Since 1989, Bluestone has become a leader in the New York Plaintiff’s Legal Malpractice bar, handling a wide array of plaintiff’s legal malpractice cases arising from catastrophic personal injury, contracts, patents, commercial litigation, securities, matrimonial and custody issues, medical malpractice, insurance, product liability, real estate, landlord-tenant, foreclosures and has defended attorneys in a limited number of legal malpractice cases.

Bluestone also took an academic role in field, publishing the New York Attorney Malpractice Report from 2002-2004.  He started the “New York Attorney Malpractice Blog” in 2004, where he has published more than 4500 entries.

Mr. Bluestone has written 38 scholarly peer-reviewed articles concerning legal malpractice, many in the Outside Counsel column of the New York Law Journal. He has appeared as an Expert witness in multiple legal malpractice litigations.

Mr. Bluestone is an adjunct professor of law at St. John’s University College of Law, teaching Legal Malpractice.  Mr. Bluestone has argued legal malpractice cases in the Second Circuit, in the New York State Court of Appeals, each of the four New York Appellate Divisions, in all four of  the U.S. District Courts of New York and in Supreme Courts all over the state.  He has also been admitted pro haec vice in the states of Connecticut, New Jersey and Florida and was formally admitted to the US District Court of Connecticut and to its Bankruptcy Court all for legal malpractice matters. He has been retained by U.S. Trustees in legal malpractice cases from Bankruptcy Courts, and has represented municipalities, insurance companies, hedge funds, communications companies and international manufacturing firms. Mr. Bluestone regularly lectures in CLEs on legal malpractice.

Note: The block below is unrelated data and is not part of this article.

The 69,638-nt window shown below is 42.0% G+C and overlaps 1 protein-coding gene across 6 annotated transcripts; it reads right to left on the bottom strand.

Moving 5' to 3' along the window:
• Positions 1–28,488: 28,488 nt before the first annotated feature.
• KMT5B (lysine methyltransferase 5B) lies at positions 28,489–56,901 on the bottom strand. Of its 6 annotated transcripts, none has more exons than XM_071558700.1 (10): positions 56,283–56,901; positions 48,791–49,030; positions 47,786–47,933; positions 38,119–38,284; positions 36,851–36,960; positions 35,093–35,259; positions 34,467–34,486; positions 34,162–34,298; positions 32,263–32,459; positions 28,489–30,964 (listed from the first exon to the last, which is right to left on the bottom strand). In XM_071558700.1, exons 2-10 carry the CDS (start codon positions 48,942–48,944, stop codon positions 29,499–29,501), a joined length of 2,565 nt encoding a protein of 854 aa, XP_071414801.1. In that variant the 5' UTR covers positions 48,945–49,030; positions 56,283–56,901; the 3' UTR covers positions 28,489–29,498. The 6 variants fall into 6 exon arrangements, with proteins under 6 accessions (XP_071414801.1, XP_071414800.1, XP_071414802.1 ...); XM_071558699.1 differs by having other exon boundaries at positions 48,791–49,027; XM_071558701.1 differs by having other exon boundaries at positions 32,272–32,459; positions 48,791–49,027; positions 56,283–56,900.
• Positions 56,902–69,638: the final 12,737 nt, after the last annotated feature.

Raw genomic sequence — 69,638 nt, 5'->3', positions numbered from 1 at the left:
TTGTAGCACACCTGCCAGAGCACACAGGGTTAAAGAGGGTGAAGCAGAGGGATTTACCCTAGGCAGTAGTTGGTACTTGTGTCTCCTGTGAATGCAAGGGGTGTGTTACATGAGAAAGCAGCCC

Based upon his professional experience Bluestone was named a Diplomate and was Board Certified by the American Board of Professional Liability Attorneys in 2008 in Legal Malpractice. He remains Board Certified.  He was admitted to The Best Lawyers in America from 2012-2019.  He has been featured in Who’s Who in Law since 1993.

In the last years, Mr. Bluestone has been featured for two particularly noteworthy legal malpractice cases.  The first was a settlement of an $11.9 million dollar default legal malpractice case of Yeo v. Kasowitz, Benson, Torres & Friedman which was reported in the NYLJ on August 15, 2016. Most recently, Mr. Bluestone obtained a rare plaintiff’s verdict in a legal malpractice case on behalf of the City of White Plains v. Joseph Maria, reported in the NYLJ on February 14, 2017. It was the sole legal malpractice jury verdict in the State of New York for 2017.

Bluestone has been at the forefront of the development of legal malpractice principles and has contributed case law decisions, writing and lecturing which have been recognized by his peers.  He is regularly mentioned in academic writing, and his past cases are often cited in current legal malpractice decisions. He is recognized for his ample writings on Judiciary Law § 487, a 850 year old statute deriving from England which relates to attorney deceit.